Calling all McGruffs

It will be a night to shout out the message that crime is just not acceptable.

It will also be a time for police officers to educate the public on new resources to fight crime and improve the community.

For the seventh year in a row, Bremerton Police and the Bremerton Housing Authority will host National Night Out 6 p.m. Tuesday at the Westpark Community Center field.

“I think deterring crime is in everybody’s interest,” said the local National Night Out chairman Val Bodine.

The games, speeches, food and entertainment starts at 6 p.m.

The title of the crime-prevention party is “Building a better community.”

Bremerton is one of hundreds of cities nationwide that are participating Tuesday night in National Night Out. Started 22 years ago, the program generates support for anti-crime programs and builds stronger bonds between the law enforcement and the public.

According to the Bremerton Police Department’s second quarter crime statistics, 1,553 offenses were committed in a three month period.

The police department fielded 13,544 calls for service.

According to Forbes, forming neighborhood block watches can deter crime in an area.

When National Night out was first started in 1984 by the National Association of Town Watch, they conducted a survey which found only 5 to 7 percent of residents were participating in such a crime watch program.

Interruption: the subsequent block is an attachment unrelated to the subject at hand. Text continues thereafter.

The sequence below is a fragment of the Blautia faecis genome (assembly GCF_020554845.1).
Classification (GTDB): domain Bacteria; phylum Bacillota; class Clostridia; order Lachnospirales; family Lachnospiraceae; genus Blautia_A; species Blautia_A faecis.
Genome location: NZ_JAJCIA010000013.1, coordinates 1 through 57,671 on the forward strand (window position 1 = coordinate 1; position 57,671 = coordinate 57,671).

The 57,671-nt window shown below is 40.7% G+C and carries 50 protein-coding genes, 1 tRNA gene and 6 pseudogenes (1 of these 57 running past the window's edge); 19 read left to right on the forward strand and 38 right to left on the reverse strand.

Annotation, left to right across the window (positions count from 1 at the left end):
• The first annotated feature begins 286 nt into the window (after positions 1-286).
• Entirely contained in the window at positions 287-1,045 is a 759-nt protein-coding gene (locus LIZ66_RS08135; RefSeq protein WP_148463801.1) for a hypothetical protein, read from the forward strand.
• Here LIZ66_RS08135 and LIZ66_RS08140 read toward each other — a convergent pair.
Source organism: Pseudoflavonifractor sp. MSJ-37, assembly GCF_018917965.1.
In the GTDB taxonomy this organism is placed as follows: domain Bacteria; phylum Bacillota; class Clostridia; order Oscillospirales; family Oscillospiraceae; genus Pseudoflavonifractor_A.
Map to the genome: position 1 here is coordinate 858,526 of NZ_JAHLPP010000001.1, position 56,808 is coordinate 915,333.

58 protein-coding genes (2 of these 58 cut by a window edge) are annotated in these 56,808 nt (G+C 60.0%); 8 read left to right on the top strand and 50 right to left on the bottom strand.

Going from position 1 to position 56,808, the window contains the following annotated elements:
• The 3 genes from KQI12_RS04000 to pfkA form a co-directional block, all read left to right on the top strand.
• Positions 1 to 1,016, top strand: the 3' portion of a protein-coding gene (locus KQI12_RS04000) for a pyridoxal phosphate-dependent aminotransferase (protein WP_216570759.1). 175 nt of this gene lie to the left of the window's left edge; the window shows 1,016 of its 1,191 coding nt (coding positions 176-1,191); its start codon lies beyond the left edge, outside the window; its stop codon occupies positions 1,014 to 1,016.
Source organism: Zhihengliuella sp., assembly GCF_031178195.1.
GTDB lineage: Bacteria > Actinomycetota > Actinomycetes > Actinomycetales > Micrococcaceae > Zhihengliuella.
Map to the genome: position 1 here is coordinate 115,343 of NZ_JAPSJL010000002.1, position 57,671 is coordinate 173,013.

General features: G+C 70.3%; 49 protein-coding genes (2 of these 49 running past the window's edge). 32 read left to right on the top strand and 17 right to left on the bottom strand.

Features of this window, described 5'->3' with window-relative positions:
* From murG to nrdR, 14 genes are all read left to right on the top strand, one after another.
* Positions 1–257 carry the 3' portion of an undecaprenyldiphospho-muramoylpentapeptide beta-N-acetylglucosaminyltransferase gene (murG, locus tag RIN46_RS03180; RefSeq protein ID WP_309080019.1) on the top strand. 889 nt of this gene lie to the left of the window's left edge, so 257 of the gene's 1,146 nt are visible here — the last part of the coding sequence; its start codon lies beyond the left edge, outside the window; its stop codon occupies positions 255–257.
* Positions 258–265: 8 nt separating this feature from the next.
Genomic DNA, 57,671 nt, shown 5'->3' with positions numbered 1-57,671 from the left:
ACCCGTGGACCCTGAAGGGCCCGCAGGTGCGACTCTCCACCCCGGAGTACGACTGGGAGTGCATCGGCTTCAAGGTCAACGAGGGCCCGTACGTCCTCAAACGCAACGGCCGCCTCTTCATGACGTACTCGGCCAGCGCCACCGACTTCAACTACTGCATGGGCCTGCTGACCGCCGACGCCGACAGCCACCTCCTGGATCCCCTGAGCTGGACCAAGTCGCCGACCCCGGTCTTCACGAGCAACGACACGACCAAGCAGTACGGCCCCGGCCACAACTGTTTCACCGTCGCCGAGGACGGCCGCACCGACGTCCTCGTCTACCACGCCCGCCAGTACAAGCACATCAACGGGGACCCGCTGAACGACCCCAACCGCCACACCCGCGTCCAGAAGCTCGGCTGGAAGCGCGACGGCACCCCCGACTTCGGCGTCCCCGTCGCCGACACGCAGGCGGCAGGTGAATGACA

In 1984, 400 communities in 23 states participated in National Night Out. In 2003, 33 million people in 10,000 communities throughout the United States participated.

Although crime is overall very difficult to tame in Bremerton, Police Chief Rob Forbes said the relationship between citizens and police has grown closer since he was hired five years ago.

The latest program designed by the National Association of Town Watch is called 365, where cities tar get a certain neighborhood and spend an entire year eradicating a problem there, journaling their results.

“It may be graffiti or it may be infiltrated with drug dealers or domestic violence, Bodine said. “You have 365 days doing whatever you can do to get rid of the problem.”

Last year, hundreds of people showed up at the Westpark Community Center to show their support of anti-crime programs.

“For me, the main advantage to National Night Out is it gives the community an opportunity to come together to send a message to the criminal element we are not going to tolerate perpetrators,” said Forbes. “It gives people another opportunity to learn about services, such as counseling or anger management as well.”

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